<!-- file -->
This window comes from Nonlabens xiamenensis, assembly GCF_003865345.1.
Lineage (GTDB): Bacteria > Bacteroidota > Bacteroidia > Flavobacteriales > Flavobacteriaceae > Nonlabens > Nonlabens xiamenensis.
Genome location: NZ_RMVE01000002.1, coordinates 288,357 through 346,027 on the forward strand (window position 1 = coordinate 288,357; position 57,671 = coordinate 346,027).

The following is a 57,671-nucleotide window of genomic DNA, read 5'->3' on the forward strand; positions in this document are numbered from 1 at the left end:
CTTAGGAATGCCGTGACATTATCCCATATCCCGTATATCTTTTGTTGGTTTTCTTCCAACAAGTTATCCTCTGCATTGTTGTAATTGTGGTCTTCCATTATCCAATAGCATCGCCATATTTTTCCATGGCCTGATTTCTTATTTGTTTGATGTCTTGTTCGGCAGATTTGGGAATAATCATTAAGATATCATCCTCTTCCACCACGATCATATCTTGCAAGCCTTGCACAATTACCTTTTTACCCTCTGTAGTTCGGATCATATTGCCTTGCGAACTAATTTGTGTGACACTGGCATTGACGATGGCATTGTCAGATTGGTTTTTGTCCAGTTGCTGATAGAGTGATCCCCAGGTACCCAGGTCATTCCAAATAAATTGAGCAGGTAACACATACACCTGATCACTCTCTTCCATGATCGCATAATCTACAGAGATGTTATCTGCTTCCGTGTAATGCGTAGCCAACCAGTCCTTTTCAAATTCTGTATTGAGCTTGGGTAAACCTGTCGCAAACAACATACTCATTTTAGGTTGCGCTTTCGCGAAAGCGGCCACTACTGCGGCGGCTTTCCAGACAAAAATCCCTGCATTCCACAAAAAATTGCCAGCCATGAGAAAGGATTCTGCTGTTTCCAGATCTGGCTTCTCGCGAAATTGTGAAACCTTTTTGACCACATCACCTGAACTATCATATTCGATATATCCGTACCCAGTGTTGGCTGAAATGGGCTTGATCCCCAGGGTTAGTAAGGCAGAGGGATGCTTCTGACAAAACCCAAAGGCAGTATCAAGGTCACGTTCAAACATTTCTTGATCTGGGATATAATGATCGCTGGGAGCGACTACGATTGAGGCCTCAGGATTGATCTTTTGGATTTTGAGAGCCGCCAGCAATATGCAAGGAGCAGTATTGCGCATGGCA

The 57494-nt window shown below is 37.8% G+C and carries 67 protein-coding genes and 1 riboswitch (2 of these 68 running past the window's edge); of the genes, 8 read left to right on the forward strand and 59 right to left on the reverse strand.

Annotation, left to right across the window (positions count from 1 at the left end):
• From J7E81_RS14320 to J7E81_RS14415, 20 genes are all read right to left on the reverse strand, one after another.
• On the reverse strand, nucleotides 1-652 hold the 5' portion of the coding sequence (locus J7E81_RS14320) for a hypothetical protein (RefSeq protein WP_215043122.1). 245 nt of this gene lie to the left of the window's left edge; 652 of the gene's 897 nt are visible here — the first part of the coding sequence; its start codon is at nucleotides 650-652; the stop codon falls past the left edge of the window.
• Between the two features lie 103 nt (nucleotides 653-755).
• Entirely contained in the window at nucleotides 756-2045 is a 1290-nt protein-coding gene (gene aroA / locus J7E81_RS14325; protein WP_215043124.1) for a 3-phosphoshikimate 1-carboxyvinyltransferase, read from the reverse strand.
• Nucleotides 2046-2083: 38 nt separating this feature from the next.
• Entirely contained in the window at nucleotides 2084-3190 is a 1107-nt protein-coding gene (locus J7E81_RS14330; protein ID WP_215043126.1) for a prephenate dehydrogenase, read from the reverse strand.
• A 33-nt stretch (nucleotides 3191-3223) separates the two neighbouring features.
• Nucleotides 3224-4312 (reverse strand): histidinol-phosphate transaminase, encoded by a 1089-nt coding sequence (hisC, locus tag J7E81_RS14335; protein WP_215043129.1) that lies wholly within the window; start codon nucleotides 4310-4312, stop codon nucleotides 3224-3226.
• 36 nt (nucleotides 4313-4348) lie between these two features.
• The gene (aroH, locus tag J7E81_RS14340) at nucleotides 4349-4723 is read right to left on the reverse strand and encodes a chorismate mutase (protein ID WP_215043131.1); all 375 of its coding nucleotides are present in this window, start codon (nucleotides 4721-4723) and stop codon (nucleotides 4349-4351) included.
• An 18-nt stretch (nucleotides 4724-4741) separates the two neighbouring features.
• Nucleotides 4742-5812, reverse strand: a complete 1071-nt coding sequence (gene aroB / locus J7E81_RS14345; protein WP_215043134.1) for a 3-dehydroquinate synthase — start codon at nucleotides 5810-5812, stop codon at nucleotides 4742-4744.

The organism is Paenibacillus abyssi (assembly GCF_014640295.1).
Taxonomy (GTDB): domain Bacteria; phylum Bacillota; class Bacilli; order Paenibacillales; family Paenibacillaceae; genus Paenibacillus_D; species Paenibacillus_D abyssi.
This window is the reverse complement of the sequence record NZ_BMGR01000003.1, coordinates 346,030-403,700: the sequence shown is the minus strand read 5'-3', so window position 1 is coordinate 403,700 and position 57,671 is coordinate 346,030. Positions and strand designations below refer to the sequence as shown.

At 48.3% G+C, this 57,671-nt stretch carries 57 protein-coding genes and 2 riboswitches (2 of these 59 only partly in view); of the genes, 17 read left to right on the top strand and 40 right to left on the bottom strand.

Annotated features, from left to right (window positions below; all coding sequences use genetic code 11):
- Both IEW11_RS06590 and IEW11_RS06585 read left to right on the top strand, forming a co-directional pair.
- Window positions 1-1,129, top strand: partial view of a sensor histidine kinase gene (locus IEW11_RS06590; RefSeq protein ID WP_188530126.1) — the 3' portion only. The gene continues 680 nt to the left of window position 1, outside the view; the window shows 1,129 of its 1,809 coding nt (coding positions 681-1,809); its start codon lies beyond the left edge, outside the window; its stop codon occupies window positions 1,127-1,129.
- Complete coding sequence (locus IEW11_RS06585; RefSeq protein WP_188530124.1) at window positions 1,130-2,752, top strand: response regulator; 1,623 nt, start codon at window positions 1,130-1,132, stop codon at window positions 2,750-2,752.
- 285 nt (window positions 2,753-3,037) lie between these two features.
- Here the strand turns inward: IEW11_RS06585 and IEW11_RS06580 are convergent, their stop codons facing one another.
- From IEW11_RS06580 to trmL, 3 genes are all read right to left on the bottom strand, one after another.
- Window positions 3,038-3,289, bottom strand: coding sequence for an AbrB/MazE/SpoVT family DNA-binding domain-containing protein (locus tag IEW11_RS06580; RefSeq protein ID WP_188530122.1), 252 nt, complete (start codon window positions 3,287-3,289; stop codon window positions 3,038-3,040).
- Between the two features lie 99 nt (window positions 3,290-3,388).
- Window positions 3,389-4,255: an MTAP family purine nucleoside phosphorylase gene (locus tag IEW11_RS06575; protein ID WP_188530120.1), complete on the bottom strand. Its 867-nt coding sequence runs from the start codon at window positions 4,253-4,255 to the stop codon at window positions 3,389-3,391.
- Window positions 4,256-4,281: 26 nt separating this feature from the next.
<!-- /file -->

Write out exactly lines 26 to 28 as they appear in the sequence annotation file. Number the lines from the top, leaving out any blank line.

- Window positions 1-1,129, top strand: partial view of a sensor histidine kinase gene (locus IEW11_RS06590; RefSeq protein ID WP_188530126.1) — the 3' portion only. The gene continues 680 nt to the left of window position 1, outside the view; the window shows 1,129 of its 1,809 coding nt (coding positions 681-1,809); its start codon lies beyond the left edge, outside the window; its stop codon occupies window positions 1,127-1,129.
- Complete coding sequence (locus IEW11_RS06585; RefSeq protein WP_188530124.1) at window positions 1,130-2,752, top strand: response regulator; 1,623 nt, start codon at window positions 1,130-1,132, stop codon at window positions 2,750-2,752.
- 285 nt (window positions 2,753-3,037) lie between these two features.